• by birge (866103) on Tuesday April 11, 2006 @10:18AM (#15105458) Homepage
    You sound like a spoiled child. Apple doesn't owe you the ability to do what you want with their IP, and they have good reasons (elucidated in many other posts) for not wanting to have to support their OS on the infinite number of hardware combinations possible.

    And you betray a infantile understanding of ethics and morality if you think not getting your way is justification for violating somebody else's IP and wishes for their property.

  • by Anonymous Coward on Tuesday April 11, 2006 @10:22AM (#15105481)
    Really? For me the thing that attracted me to the Mac wasn't *just* the OS but the package. A dell/hp/compaq/etc.. computer (laptop and desktop) or hardware looks and feels like a computer. Products from Apple look and feel like appliances.

    I really think the Mac is at a different stage of computing than most platforms. It's about making the whole thing work. If OS X came free on a regular dell tower it still wouldn't be on my desk. It might be in a closet as a file server but certainly not on my desk. My Mac is for doing work. I was a Windows/DOS/C64 user for 10 years, then spent 5 as a Linux user - now I'm a Mac user (3-4 years). I've got a job and family now - I don't have time to play with computers and customizing them (like I used to) - I need them to just work. That's why I support thousands of Windows systems from a Mac.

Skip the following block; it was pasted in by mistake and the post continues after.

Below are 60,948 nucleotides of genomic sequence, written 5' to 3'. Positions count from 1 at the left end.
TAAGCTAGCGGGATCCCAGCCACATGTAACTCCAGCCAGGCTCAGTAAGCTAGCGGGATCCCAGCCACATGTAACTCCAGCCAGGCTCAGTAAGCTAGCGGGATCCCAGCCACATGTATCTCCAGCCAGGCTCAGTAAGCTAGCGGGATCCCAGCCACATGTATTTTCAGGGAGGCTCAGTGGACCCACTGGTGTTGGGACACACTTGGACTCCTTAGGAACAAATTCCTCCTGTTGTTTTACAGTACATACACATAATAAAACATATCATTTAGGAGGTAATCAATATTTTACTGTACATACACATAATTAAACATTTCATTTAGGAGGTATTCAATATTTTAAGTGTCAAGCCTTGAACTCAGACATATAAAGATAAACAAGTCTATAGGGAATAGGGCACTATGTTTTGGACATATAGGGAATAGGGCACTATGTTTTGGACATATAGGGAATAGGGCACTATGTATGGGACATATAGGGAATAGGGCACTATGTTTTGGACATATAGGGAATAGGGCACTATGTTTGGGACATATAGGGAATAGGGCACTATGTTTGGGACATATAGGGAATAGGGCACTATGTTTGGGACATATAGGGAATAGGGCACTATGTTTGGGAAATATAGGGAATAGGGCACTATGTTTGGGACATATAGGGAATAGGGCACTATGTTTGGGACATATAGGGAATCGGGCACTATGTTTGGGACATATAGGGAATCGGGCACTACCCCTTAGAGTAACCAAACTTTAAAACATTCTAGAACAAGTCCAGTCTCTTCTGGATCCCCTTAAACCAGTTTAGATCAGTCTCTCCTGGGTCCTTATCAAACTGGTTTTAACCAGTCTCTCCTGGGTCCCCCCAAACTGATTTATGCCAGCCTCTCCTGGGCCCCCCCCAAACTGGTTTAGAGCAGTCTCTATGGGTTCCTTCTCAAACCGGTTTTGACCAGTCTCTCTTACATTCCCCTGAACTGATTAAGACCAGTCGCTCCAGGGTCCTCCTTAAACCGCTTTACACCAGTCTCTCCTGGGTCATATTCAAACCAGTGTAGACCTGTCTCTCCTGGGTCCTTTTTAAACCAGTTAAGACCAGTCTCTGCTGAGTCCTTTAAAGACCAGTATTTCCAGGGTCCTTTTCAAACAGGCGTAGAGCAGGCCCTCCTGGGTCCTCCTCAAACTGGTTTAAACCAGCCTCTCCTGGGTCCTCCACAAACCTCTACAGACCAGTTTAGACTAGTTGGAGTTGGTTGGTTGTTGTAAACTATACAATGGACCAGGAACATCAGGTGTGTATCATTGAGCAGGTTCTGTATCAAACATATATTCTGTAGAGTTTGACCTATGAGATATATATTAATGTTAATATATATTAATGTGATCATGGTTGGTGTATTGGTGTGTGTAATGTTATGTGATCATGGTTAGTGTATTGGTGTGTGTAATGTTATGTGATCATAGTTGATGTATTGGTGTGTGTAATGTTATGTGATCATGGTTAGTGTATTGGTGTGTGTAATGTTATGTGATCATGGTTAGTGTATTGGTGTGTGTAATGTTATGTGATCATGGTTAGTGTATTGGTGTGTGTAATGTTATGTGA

• by Anonymous Coward on Tuesday April 11, 2006 @10:23AM (#15105498)
    Tough Shit. (tm)
  • by sqlrob (173498) on Tuesday April 11, 2006 @10:24AM (#15105514)
    IBM couldn't market its way out of a paper bag. The marketing for OS/2 sucked.

    Apple is a marketing company.

  • by Anonymous Coward on Tuesday April 11, 2006 @10:28AM (#15105538)
    It's about 'Power Users'. What all of these pundits are missing is that Apple doesn't want all the Windows Users, it can't afford to support that level of computer user. What Apple wants are the power users that are A. capable of installing Windows on Boot Camp and getting it properly configured, B. Capable enough that they aren't going to be calling Apple for Windows support, and C. affluent enough to afford an Apple AND all the little enhancements that they may want with it.

    I know it's a terrible comparison, but the old car analogy works here. Apple doesn't want the Honda CR/V, Ford Escape crowd, they want the Land Rover Discovery, Hummer crowd. People that want more, and are willing to pay for it.

    That whole willing to pay for it thing is a huge part of the deal, and it's a two pronged attack.